So Where Did Contemplative/Centering Prayer Actually Originate?
We are aware Wikipedia is not a source normally used in more scholastic research and the following is quoted mainly for the convenience of the lay reader but it will be firmly established by subsequent testimony below:
seeds of what would become known as contemplation were sown early in the Christian era. The first appearance of something approximating contemplative prayer arises in the 4th century writings of the monk St. John Cassian, who wrote of a practice he learned from the Desert Fathers (specifically from Isaac). (Online source)
This information from Wikipedia is now confirmed by former national coordinator of Emergent Village Tony Jones. The below is from Jones’ book Sacred Way: Spiritual Practices for Everyday Life:
“Like the Jesus Prayer, Centering Prayer grew out of the reflections and writings of the Desert Fathers. John Cassian (c.360-c.430) came from the West and made a pilgrimage to the desert to learn the ways of contemplative prayer … Cassian was deeply influenced by his time in the desert, and he wrote his book The Conferences about his conversations with the Desert Fathers to acquaint Western Christians with their teachings. (70, emphasis mine)
Now keep in mind here that Jones is even considered to be a “sturdy” authority on so-called “Christian” mysticism by Emergent Church theologian Brian McLaren himself. And you should know that McLaren’s latest book Finding Our Way Again: The Return of the Ancient Practices is all about the alleged “disciplines” of Contemplative Spirituality/Mysticism taught by his friend Living Spiritual Teacher and Quaker mystic Richard Foster.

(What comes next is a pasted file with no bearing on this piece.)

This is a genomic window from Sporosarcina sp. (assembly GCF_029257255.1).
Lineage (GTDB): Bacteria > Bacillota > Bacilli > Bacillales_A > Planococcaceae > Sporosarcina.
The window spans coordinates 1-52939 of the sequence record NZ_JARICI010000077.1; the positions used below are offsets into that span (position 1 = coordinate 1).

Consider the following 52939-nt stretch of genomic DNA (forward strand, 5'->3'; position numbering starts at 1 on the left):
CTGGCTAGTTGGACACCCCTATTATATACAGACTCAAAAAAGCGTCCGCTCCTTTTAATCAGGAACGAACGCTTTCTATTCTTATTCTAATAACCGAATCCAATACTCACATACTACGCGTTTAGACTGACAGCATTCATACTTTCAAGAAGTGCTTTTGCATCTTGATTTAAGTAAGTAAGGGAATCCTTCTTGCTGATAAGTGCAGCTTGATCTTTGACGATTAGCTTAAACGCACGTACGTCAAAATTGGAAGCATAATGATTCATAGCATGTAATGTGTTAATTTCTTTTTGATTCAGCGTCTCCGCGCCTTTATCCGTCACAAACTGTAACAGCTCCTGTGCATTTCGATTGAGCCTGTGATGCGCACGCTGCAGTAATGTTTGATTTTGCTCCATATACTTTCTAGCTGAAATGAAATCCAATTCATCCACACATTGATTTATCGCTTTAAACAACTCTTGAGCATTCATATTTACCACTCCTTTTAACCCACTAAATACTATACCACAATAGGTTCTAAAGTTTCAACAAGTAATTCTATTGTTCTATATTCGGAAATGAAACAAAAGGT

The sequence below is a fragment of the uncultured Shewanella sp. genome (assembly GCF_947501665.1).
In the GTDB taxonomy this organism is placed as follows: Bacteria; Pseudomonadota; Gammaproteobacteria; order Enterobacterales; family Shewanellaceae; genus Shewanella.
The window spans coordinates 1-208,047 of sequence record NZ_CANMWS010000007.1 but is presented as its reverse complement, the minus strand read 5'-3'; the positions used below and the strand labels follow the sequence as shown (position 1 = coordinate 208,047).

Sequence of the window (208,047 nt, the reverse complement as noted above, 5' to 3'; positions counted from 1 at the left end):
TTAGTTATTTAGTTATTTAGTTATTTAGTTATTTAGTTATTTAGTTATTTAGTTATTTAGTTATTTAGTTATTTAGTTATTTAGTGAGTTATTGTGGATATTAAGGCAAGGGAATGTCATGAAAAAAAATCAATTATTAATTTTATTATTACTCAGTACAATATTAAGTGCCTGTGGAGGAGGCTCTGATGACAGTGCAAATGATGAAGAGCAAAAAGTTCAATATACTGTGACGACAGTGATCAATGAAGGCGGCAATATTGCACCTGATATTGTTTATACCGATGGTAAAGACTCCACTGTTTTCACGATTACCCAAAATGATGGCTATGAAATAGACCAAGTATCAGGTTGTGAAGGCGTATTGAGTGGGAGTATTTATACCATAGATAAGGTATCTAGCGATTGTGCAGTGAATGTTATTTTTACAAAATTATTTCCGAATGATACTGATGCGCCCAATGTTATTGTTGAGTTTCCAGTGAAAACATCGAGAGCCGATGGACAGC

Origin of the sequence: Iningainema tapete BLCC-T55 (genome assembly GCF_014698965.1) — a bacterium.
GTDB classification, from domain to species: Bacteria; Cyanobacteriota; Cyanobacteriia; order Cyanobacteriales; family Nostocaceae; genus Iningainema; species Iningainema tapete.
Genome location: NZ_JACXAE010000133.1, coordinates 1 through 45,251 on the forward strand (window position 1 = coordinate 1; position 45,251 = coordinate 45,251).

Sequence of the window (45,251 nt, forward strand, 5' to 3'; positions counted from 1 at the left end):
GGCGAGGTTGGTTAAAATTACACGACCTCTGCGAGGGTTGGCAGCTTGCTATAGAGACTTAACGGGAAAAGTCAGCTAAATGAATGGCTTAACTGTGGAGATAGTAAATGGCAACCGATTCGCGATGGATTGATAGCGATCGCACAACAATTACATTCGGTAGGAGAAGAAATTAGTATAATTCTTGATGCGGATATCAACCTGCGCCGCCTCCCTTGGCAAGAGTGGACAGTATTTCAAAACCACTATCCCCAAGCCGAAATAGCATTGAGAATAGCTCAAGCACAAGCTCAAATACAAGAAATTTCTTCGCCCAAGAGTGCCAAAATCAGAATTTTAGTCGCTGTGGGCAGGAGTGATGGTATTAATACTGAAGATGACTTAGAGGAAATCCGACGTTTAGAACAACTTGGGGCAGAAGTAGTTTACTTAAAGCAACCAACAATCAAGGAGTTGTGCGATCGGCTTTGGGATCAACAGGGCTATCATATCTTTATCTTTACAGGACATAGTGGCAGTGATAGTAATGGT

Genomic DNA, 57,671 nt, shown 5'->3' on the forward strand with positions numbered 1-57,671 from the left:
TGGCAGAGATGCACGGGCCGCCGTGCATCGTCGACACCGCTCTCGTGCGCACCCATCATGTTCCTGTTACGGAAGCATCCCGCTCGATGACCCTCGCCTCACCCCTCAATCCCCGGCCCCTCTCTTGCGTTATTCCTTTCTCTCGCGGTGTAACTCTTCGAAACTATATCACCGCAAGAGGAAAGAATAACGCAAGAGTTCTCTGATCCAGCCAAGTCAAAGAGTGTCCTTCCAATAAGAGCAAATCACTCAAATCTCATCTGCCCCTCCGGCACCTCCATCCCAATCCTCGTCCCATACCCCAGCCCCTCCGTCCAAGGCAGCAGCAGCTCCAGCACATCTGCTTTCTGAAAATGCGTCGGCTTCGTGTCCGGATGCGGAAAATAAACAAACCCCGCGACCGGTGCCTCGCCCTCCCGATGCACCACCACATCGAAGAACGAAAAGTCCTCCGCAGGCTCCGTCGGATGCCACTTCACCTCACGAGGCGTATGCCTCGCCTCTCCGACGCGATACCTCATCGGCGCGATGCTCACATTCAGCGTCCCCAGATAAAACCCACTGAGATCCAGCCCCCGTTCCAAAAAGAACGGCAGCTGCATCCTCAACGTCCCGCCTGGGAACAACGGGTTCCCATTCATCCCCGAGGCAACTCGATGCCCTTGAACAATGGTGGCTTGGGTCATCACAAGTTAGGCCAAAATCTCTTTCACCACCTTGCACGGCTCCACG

You may recall that in a Christianity Today article called The Emergent Mystique that Guru McLaren has cited Foster along with his spiritual twin Dallas Willard—“with their emphasis on spiritual disciplines”—as “key mentors”of the Emerging Church rebellion against Sola Scriptura. And then we have this further corroboration concerning John Cassian and the desert hermits by Benedictine monk, Dom Laurence Freeman, Director of The World Community for Christian Meditation whose “spiritual teacher was John Main“:
One day, about 1700 years ago, two young Christian monks living in the Egyptian desert visited an abba, an elder. They asked him what prayer really means. Abba Isaac then gave them one of the clearest and most powerful explanations of prayer in the whole Christian tradition. He said there are many forms of prayer but that all of them point to the same source and goal: the “Prayer of Fire”. He meant the living prayer of Jesus present in the human heart through the Holy Spirit.
The ‘prayer of fire’, Abba Isaac explained, consumes self-consciousness. It is the goal of all spiritual practice: union with ultimate reality, loving union with God, divinization. The question is – how can we find this mystery of love in our own centre; how do we pray at depth; how do we enter the transformative experience of union? It is the question many people today are asking and the question is the spiritual hunger of our age.
Meditation is “pure prayer”. Pure of thought, images and words. We leave all these behind to enter purity of heart. Pure of egocentricity because we are not asking for anything. We take the searchlight of consciousness off ourselves. We do this simple – but not easy – work by taking a single word, a prayer word. We repeat the word continuously. In Latin Cassian called it a “formula”, Main a “mantra”. (Online source)
So now you know. This is where the antibiblical practice of Contemplative/Centering Prayer originated; it was not practiced or taught by Jesus Christ nor by His Apostles, and it truly has no place at all in the life of the Christian.